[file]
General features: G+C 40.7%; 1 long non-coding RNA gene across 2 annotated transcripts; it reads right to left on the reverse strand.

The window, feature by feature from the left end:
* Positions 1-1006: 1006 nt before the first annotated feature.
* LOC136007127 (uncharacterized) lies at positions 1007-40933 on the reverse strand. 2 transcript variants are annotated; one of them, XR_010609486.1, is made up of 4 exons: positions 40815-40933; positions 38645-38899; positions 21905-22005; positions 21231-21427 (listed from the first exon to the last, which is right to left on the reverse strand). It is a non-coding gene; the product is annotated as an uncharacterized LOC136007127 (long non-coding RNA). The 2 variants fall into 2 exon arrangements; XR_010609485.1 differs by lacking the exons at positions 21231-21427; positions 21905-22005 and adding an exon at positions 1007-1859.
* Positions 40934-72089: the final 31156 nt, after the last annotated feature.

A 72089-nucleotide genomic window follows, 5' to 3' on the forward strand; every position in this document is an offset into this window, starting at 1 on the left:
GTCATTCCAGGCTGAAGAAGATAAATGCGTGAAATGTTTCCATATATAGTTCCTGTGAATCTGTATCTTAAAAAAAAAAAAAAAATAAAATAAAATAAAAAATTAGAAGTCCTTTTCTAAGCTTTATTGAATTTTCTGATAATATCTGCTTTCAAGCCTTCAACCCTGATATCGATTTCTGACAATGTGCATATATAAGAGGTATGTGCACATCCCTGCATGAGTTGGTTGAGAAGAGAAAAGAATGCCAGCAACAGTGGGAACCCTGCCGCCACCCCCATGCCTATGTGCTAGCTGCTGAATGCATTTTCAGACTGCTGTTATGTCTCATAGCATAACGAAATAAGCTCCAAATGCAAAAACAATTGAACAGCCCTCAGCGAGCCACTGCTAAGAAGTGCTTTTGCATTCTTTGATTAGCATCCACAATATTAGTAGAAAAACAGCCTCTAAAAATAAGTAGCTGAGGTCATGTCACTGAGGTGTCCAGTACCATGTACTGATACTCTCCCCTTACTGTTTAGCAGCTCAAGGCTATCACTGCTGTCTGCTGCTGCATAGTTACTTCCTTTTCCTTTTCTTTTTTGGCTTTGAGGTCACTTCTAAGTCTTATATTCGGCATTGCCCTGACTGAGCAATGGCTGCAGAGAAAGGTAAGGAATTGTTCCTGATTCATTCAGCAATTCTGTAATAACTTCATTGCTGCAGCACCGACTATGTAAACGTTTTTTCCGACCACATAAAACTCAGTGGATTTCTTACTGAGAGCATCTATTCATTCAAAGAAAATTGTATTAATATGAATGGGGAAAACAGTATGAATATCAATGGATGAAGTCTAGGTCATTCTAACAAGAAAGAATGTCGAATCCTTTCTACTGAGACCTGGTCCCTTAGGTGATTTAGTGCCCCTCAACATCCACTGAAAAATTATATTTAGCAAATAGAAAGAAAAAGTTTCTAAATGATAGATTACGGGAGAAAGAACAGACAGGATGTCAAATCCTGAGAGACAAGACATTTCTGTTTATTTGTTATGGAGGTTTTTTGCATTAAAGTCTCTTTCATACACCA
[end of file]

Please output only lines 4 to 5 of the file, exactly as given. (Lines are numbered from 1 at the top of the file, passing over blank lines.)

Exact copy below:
* LOC136007127 (uncharacterized) lies at positions 1007-40933 on the reverse strand. 2 transcript variants are annotated; one of them, XR_010609486.1, is made up of 4 exons: positions 40815-40933; positions 38645-38899; positions 21905-22005; positions 21231-21427 (listed from the first exon to the last, which is right to left on the reverse strand). It is a non-coding gene; the product is annotated as an uncharacterized LOC136007127 (long non-coding RNA). The 2 variants fall into 2 exon arrangements; XR_010609485.1 differs by lacking the exons at positions 21231-21427; positions 21905-22005 and adding an exon at positions 1007-1859.
* Positions 40934-72089: the final 31156 nt, after the last annotated feature.